Abortion costs include direct manufacturing costs, such as direct labor and materials, and fixed overhead costs incurred during the production process, such as utility costs. Let’s go through an example to understand the term “absorption costing” in a better way.

Absorption costing example:

Assume a company produces 5,000 toys with variable costs (a variable cost is a business expense that varies based on the amount a company produces or sells) of ₹60 direct materials, ₹110 direct labor, and ₹40 variable overhead per unit. The fixed overhead is ₹100,000 in addition to the per-unit costs.

To calculate the toy cost using absorption costing, add the per-unit costs together (direct labor, direct materials, variable overhead). Following that, per-unit costs must be obtained from the fixed overhead for the per-unit overhead to be applied to the per-unit cost. The absorption costing per unit is final when the overhead is added to the per-unit costs.

Hence, absorption cost per unit: (direct materials + direct labor + variable overhead) + (fixed overhead / number of units) = (60+110+40 = ₹210) + (100,000/5000 = ₹20). So, the absorption cost per unit is ₹230.

Key Difference Between Absorption Costing and Marginal Costing 

Here are the key differences between marginal costing and absorption costing:

  • While absorption costing is challenging to implement, marginal costing is simple.
  • In absorption costing, contribution per unit is considered, whereas net profit per unit is considered in marginal costing.
  • Absorption costing emphasizes overhead recovery, whereas marginal costing emphasizes calculating each unit’s contribution.
  • The primary consideration is given to the cost of each unit in absorption costing. However, the cost of producing the next unit is prioritised in marginal costing.
  • In absorption costing, variable and fixed costs are factored into the product’s price. In contrast, only variable costs are considered product costs in marginal costing, while fixed costs are classified as period costs.

Conclusion

In this article, we have explored the difference between marginal costing and absorption costing in great detail, along with their example. If you have any queries related to the article, please feel free to send your queries through comments. We will be happy to help and answer all your queries.

Recommended Reads

Difference between Standard Costing and Budgetary Control
Difference between Standard Costing and Budgetary Control
The primary difference between Standard Costing and Budgetary Control is their focus. Standard setting cost benchmarks and analyzing actual costs against these standards for cost control. Budgetary control revolves around...read more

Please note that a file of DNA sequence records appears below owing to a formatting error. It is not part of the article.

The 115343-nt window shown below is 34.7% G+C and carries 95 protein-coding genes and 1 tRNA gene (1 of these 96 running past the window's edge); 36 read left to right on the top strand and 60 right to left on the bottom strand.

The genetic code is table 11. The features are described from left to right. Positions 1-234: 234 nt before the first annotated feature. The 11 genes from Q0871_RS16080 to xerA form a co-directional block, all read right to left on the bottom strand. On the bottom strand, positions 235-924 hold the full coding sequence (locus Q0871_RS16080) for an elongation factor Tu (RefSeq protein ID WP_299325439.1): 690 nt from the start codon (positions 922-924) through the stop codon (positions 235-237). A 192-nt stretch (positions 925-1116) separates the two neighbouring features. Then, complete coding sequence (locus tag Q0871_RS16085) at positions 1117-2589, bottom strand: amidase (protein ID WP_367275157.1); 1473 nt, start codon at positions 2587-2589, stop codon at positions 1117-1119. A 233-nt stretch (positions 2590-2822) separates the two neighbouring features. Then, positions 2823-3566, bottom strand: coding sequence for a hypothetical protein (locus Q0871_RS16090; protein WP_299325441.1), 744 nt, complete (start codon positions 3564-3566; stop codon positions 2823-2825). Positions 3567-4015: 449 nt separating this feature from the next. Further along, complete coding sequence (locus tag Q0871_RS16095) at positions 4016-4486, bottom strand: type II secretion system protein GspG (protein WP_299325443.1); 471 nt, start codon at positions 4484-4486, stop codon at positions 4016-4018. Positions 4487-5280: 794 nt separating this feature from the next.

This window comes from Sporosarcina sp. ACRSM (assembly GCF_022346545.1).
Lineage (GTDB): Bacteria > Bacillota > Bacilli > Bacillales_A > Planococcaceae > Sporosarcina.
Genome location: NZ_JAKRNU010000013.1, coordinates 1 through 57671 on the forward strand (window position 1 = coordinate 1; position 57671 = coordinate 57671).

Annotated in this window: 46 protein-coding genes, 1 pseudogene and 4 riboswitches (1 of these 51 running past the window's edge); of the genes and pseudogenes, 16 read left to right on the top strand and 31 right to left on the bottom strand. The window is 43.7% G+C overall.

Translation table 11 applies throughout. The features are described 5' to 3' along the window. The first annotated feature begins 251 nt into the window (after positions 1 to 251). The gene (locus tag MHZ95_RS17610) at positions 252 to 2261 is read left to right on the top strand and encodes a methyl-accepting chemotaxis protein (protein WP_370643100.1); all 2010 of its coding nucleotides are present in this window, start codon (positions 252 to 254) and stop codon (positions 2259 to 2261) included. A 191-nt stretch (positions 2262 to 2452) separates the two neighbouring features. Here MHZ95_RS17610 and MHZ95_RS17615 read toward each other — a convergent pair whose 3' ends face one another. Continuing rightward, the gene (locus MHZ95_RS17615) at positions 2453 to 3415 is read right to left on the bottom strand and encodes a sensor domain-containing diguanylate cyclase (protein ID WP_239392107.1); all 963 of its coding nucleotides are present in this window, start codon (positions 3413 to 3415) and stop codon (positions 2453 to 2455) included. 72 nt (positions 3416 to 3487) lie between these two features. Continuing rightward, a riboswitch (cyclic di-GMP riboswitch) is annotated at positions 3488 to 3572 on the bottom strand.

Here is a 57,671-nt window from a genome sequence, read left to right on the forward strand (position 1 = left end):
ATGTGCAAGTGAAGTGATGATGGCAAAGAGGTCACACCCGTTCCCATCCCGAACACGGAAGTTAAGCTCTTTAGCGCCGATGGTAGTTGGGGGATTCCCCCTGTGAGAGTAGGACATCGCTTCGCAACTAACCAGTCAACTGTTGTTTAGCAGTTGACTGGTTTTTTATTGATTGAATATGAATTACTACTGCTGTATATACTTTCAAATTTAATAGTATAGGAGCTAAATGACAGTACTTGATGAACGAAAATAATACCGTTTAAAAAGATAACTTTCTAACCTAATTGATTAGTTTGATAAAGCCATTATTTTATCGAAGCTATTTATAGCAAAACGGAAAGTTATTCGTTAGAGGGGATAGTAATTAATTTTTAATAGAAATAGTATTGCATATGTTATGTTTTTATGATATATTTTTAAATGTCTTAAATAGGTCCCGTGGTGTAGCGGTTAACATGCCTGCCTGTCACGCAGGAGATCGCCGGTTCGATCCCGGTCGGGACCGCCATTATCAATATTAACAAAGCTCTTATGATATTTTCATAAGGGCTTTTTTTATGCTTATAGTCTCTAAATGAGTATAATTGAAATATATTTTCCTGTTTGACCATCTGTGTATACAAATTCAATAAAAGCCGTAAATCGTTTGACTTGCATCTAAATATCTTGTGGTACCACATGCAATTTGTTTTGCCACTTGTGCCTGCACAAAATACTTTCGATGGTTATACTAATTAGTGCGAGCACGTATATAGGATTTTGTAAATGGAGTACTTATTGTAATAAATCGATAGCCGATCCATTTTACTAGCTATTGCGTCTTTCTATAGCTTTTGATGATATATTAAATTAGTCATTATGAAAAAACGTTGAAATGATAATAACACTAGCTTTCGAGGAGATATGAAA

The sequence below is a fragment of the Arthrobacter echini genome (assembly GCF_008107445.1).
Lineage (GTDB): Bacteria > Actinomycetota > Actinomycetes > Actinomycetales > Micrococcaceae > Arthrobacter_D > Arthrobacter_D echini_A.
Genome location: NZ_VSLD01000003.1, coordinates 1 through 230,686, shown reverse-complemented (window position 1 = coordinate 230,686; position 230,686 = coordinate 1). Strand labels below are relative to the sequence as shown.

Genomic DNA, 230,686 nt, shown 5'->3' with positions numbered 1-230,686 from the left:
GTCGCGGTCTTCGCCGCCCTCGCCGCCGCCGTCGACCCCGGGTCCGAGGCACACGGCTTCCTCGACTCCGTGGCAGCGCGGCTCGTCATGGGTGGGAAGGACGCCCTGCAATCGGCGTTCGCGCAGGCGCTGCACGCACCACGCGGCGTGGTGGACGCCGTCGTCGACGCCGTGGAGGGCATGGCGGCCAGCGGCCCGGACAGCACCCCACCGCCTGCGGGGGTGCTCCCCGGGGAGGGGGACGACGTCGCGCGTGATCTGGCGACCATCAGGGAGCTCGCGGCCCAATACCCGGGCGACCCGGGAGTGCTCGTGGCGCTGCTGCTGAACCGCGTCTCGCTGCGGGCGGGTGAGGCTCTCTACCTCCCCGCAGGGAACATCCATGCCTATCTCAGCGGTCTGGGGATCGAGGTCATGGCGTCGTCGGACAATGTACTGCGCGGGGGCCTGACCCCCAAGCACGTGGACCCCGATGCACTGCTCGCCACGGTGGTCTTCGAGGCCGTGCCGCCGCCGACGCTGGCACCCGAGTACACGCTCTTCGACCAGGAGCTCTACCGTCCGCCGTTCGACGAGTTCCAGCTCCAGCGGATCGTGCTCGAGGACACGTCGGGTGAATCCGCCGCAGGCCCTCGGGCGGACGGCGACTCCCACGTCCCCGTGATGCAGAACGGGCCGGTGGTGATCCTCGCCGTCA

Difference between Job Costing and Process Costing
Difference between Job Costing and Process Costing
Job costing is used for unique, custom orders, tracking costs per job, while process costing averages costs across continuous, homogeneous production, ideal for mass manufacturing of similar items. Let's understand...read more

Difference Between Cost Control and Cost Reduction
Difference Between Cost Control and Cost Reduction
Cost control focuses on maintaining costs within a set budget or standard, aiming for efficiency within existing processes. Cost reduction, however, seeks permanent and real savings by identifying and eliminating...read more

Difference between Receipt and Payment Account
Difference between Receipt and Payment Account
A receipt account tracks incoming funds, like customer payments and donations, while a payment account records outgoing funds, such as expenses and salaries. Receipt accounts focus on revenue, while payment...read more

FAQs

What is marginal costing?

Marginal Costing is a decision-making technique for determining the total cost of production.

What is absorption costing?

Absorption costing is a technique of calculating product costs considering fixed and variable costs.

What is the difference between marginal costing and absorption costing?

The main difference between marginal costing and absorption costing is that in marginal costing, variable cost is treated as product cost, and fixed cost is treated as period cost. On the other hand, in absorption costing, variable and fixed costs are treated as product costs.

About the Author
author-image
Anshuman Singh
Senior Executive - Content

Anshuman Singh is an accomplished content writer with over three years of experience specializing in cybersecurity, cloud computing, networking, and software testing. Known for his clear, concise, and informative wr... Read Full Bio